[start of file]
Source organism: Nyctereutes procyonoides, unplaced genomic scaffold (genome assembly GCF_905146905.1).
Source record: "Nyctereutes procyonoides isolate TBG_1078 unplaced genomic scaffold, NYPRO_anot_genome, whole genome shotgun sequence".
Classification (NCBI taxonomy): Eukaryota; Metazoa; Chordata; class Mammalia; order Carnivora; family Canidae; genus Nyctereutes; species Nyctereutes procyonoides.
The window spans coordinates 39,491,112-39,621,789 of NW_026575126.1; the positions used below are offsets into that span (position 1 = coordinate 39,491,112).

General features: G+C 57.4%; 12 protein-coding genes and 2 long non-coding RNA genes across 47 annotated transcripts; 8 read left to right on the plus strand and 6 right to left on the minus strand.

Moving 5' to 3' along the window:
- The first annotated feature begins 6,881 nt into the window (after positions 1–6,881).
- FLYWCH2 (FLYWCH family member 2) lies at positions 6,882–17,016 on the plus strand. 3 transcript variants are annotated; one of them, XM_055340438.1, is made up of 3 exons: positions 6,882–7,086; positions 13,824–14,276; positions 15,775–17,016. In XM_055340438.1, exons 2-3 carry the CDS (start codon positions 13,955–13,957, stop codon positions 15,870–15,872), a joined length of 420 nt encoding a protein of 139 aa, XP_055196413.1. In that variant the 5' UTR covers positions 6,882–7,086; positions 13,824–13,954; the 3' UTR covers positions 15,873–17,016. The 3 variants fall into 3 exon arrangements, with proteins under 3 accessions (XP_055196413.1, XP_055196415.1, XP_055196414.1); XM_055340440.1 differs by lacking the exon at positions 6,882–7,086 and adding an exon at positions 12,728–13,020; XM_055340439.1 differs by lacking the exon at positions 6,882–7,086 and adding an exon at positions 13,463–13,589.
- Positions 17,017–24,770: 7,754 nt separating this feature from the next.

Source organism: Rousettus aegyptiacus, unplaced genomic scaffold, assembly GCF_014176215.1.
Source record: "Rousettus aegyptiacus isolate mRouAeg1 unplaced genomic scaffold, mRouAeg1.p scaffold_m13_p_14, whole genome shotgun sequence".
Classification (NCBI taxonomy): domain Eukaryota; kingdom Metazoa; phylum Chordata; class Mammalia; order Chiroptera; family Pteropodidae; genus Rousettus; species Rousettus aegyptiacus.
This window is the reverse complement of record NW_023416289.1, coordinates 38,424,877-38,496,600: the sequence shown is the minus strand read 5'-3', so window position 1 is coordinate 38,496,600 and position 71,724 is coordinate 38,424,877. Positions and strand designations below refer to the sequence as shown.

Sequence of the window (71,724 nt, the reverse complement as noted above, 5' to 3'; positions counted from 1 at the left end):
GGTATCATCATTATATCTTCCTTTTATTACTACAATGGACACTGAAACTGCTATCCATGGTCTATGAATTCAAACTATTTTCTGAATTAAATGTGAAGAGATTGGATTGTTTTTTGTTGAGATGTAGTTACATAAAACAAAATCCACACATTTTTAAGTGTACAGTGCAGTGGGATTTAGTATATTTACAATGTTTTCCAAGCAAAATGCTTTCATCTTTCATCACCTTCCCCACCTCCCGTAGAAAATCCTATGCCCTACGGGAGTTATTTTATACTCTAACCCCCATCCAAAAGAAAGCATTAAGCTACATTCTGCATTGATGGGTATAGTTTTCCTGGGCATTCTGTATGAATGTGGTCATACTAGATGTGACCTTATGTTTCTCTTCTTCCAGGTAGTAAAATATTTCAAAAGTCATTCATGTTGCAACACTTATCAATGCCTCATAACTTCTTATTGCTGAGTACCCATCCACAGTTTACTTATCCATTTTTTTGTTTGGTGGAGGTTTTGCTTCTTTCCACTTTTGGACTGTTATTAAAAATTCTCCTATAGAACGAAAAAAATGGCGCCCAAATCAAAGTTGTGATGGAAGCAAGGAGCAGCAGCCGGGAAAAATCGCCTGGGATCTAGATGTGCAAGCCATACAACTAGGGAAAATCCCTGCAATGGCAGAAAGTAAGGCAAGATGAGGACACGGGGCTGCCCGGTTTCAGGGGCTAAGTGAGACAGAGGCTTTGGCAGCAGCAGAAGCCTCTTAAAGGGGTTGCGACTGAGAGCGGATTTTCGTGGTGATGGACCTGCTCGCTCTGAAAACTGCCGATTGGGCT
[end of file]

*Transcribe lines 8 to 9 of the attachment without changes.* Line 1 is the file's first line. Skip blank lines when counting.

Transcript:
- FLYWCH2 (FLYWCH family member 2) lies at positions 6,882–17,016 on the plus strand. 3 transcript variants are annotated; one of them, XM_055340438.1, is made up of 3 exons: positions 6,882–7,086; positions 13,824–14,276; positions 15,775–17,016. In XM_055340438.1, exons 2-3 carry the CDS (start codon positions 13,955–13,957, stop codon positions 15,870–15,872), a joined length of 420 nt encoding a protein of 139 aa, XP_055196413.1. In that variant the 5' UTR covers positions 6,882–7,086; positions 13,824–13,954; the 3' UTR covers positions 15,873–17,016. The 3 variants fall into 3 exon arrangements, with proteins under 3 accessions (XP_055196413.1, XP_055196415.1, XP_055196414.1); XM_055340440.1 differs by lacking the exon at positions 6,882–7,086 and adding an exon at positions 12,728–13,020; XM_055340439.1 differs by lacking the exon at positions 6,882–7,086 and adding an exon at positions 13,463–13,589.
- Positions 17,017–24,770: 7,754 nt separating this feature from the next.